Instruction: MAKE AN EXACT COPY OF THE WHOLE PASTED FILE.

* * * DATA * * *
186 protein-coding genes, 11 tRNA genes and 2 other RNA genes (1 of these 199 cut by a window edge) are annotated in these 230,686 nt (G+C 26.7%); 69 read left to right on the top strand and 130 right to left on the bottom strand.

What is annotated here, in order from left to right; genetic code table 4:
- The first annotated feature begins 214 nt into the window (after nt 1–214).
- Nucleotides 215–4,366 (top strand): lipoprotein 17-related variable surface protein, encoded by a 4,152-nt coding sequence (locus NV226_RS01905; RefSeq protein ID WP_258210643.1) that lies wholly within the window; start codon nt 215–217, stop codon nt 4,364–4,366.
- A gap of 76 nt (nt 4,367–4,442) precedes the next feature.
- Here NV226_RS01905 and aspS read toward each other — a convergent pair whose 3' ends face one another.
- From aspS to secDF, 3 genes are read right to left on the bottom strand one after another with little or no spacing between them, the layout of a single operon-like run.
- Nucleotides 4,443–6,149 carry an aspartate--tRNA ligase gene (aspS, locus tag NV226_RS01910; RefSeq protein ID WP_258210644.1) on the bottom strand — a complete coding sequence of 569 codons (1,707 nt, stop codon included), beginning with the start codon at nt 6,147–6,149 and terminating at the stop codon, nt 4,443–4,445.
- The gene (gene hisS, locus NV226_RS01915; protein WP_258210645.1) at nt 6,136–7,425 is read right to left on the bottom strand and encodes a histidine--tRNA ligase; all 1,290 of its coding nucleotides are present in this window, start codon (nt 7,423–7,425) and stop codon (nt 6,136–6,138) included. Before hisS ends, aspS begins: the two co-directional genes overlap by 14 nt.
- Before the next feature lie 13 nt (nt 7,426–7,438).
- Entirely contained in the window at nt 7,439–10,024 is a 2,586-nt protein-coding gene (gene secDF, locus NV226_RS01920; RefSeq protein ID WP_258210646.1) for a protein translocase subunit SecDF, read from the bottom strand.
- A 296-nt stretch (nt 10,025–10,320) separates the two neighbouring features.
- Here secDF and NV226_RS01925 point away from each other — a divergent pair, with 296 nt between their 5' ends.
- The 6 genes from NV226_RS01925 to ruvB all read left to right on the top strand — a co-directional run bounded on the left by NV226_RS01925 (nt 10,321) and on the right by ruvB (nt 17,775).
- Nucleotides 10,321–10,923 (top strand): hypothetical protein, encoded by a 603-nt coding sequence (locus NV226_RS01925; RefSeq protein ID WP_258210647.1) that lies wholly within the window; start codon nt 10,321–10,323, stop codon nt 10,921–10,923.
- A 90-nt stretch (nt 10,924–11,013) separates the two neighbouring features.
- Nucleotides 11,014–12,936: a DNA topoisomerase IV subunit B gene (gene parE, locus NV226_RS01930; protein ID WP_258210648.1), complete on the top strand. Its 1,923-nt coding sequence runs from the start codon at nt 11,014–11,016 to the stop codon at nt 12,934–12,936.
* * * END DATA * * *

186 protein-coding genes, 11 tRNA genes and 2 other RNA genes (1 of these 199 cut by a window edge) are annotated in these 230,686 nt (G+C 26.7%); 69 read left to right on the top strand and 130 right to left on the bottom strand.

What is annotated here, in order from left to right; genetic code table 4:
- The first annotated feature begins 214 nt into the window (after nt 1–214).
- Nucleotides 215–4,366 (top strand): lipoprotein 17-related variable surface protein, encoded by a 4,152-nt coding sequence (locus NV226_RS01905; RefSeq protein ID WP_258210643.1) that lies wholly within the window; start codon nt 215–217, stop codon nt 4,364–4,366.
- A gap of 76 nt (nt 4,367–4,442) precedes the next feature.
- Here NV226_RS01905 and aspS read toward each other — a convergent pair whose 3' ends face one another.
- From aspS to secDF, 3 genes are read right to left on the bottom strand one after another with little or no spacing between them, the layout of a single operon-like run.
- Nucleotides 4,443–6,149 carry an aspartate--tRNA ligase gene (aspS, locus tag NV226_RS01910; RefSeq protein ID WP_258210644.1) on the bottom strand — a complete coding sequence of 569 codons (1,707 nt, stop codon included), beginning with the start codon at nt 6,147–6,149 and terminating at the stop codon, nt 4,443–4,445.
- The gene (gene hisS, locus NV226_RS01915; protein WP_258210645.1) at nt 6,136–7,425 is read right to left on the bottom strand and encodes a histidine--tRNA ligase; all 1,290 of its coding nucleotides are present in this window, start codon (nt 7,423–7,425) and stop codon (nt 6,136–6,138) included. Before hisS ends, aspS begins: the two co-directional genes overlap by 14 nt.
- Before the next feature lie 13 nt (nt 7,426–7,438).
- Entirely contained in the window at nt 7,439–10,024 is a 2,586-nt protein-coding gene (gene secDF, locus NV226_RS01920; RefSeq protein ID WP_258210646.1) for a protein translocase subunit SecDF, read from the bottom strand.
- A 296-nt stretch (nt 10,025–10,320) separates the two neighbouring features.
- Here secDF and NV226_RS01925 point away from each other — a divergent pair, with 296 nt between their 5' ends.
- The 6 genes from NV226_RS01925 to ruvB all read left to right on the top strand — a co-directional run bounded on the left by NV226_RS01925 (nt 10,321) and on the right by ruvB (nt 17,775).
- Nucleotides 10,321–10,923 (top strand): hypothetical protein, encoded by a 603-nt coding sequence (locus NV226_RS01925; RefSeq protein ID WP_258210647.1) that lies wholly within the window; start codon nt 10,321–10,323, stop codon nt 10,921–10,923.
- A 90-nt stretch (nt 10,924–11,013) separates the two neighbouring features.
- Nucleotides 11,014–12,936: a DNA topoisomerase IV subunit B gene (gene parE, locus NV226_RS01930; protein ID WP_258210648.1), complete on the top strand. Its 1,923-nt coding sequence runs from the start codon at nt 11,014–11,016 to the stop codon at nt 12,934–12,936.